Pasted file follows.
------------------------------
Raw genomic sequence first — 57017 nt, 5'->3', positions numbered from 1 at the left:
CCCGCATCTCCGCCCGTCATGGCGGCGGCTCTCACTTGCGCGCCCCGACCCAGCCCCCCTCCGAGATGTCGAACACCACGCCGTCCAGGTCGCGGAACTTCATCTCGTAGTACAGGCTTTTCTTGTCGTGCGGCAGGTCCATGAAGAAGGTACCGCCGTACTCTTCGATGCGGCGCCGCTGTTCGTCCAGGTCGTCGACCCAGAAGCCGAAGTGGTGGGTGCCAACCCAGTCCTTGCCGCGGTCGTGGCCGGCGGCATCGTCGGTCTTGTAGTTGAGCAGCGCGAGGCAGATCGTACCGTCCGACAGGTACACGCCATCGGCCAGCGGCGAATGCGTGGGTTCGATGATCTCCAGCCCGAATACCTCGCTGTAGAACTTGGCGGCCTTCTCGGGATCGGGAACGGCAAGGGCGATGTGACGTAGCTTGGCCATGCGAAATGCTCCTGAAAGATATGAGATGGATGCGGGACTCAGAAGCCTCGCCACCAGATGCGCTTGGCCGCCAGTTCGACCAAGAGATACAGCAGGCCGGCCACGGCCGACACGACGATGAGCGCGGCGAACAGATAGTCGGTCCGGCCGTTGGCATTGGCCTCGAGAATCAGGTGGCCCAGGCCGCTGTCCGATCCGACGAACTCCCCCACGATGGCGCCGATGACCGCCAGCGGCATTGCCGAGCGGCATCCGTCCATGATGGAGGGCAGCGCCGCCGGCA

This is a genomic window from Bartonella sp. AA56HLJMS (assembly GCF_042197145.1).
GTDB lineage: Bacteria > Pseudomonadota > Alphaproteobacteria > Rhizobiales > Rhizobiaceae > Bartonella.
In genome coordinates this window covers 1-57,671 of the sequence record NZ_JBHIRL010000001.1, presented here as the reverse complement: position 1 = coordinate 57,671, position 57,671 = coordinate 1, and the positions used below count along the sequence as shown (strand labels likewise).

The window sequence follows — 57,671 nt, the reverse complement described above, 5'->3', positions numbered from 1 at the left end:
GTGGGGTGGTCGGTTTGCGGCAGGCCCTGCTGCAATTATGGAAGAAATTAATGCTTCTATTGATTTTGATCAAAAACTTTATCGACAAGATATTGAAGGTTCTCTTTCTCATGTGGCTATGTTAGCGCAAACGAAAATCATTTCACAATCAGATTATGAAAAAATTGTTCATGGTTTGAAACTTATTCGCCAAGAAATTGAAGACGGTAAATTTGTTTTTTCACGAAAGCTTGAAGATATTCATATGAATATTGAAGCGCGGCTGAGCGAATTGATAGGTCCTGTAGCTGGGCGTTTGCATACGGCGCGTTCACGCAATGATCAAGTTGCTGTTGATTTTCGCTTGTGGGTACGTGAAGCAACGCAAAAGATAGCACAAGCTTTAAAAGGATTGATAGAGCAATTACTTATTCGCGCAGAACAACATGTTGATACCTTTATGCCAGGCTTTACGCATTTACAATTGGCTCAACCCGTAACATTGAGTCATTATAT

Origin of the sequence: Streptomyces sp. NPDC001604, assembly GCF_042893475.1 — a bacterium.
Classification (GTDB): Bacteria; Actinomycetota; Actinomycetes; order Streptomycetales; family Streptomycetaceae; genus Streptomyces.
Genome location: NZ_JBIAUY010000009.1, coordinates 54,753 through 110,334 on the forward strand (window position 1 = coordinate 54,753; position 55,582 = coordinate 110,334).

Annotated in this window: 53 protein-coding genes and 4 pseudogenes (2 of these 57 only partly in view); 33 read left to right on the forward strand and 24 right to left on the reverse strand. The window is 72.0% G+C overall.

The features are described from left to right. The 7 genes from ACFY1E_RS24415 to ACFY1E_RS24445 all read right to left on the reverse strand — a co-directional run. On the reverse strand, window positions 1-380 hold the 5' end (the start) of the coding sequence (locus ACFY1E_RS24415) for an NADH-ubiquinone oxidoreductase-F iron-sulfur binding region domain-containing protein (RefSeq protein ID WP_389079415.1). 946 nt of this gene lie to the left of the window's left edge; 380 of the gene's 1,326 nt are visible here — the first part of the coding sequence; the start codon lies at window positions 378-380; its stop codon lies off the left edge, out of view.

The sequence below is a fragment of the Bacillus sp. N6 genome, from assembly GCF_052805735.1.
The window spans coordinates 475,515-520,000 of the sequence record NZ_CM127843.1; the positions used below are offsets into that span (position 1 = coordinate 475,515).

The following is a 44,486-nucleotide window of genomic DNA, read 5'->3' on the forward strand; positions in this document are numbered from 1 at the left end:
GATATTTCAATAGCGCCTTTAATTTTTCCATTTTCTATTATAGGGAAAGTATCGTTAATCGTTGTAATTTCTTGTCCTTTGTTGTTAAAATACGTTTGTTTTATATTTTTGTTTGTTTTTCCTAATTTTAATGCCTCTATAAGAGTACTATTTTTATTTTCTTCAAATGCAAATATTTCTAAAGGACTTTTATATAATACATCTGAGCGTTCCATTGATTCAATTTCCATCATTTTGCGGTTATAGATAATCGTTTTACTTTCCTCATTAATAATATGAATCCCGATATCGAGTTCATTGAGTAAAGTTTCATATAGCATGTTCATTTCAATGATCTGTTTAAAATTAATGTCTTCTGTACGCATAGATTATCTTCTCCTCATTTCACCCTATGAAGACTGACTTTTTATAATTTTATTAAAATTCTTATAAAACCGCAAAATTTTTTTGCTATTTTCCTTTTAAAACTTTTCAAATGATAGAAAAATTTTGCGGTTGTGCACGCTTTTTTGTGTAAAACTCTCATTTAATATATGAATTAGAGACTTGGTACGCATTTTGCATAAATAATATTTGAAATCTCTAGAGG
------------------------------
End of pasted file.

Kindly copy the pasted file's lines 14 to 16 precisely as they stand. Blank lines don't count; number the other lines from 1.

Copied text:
The window spans coordinates 475,515-520,000 of the sequence record NZ_CM127843.1; the positions used below are offsets into that span (position 1 = coordinate 475,515).

The following is a 44,486-nucleotide window of genomic DNA, read 5'->3' on the forward strand; positions in this document are numbered from 1 at the left end:
GATATTTCAATAGCGCCTTTAATTTTTCCATTTTCTATTATAGGGAAAGTATCGTTAATCGTTGTAATTTCTTGTCCTTTGTTGTTAAAATACGTTTGTTTTATATTTTTGTTTGTTTTTCCTAATTTTAATGCCTCTATAAGAGTACTATTTTTATTTTCTTCAAATGCAAATATTTCTAAAGGACTTTTATATAATACATCTGAGCGTTCCATTGATTCAATTTCCATCATTTTGCGGTTATAGATAATCGTTTTACTTTCCTCATTAATAATATGAATCCCGATATCGAGTTCATTGAGTAAAGTTTCATATAGCATGTTCATTTCAATGATCTGTTTAAAATTAATGTCTTCTGTACGCATAGATTATCTTCTCCTCATTTCACCCTATGAAGACTGACTTTTTATAATTTTATTAAAATTCTTATAAAACCGCAAAATTTTTTTGCTATTTTCCTTTTAAAACTTTTCAAATGATAGAAAAATTTTGCGGTTGTGCACGCTTTTTTGTGTAAAACTCTCATTTAATATATGAATTAGAGACTTGGTACGCATTTTGCATAAATAATATTTGAAATCTCTAGAGG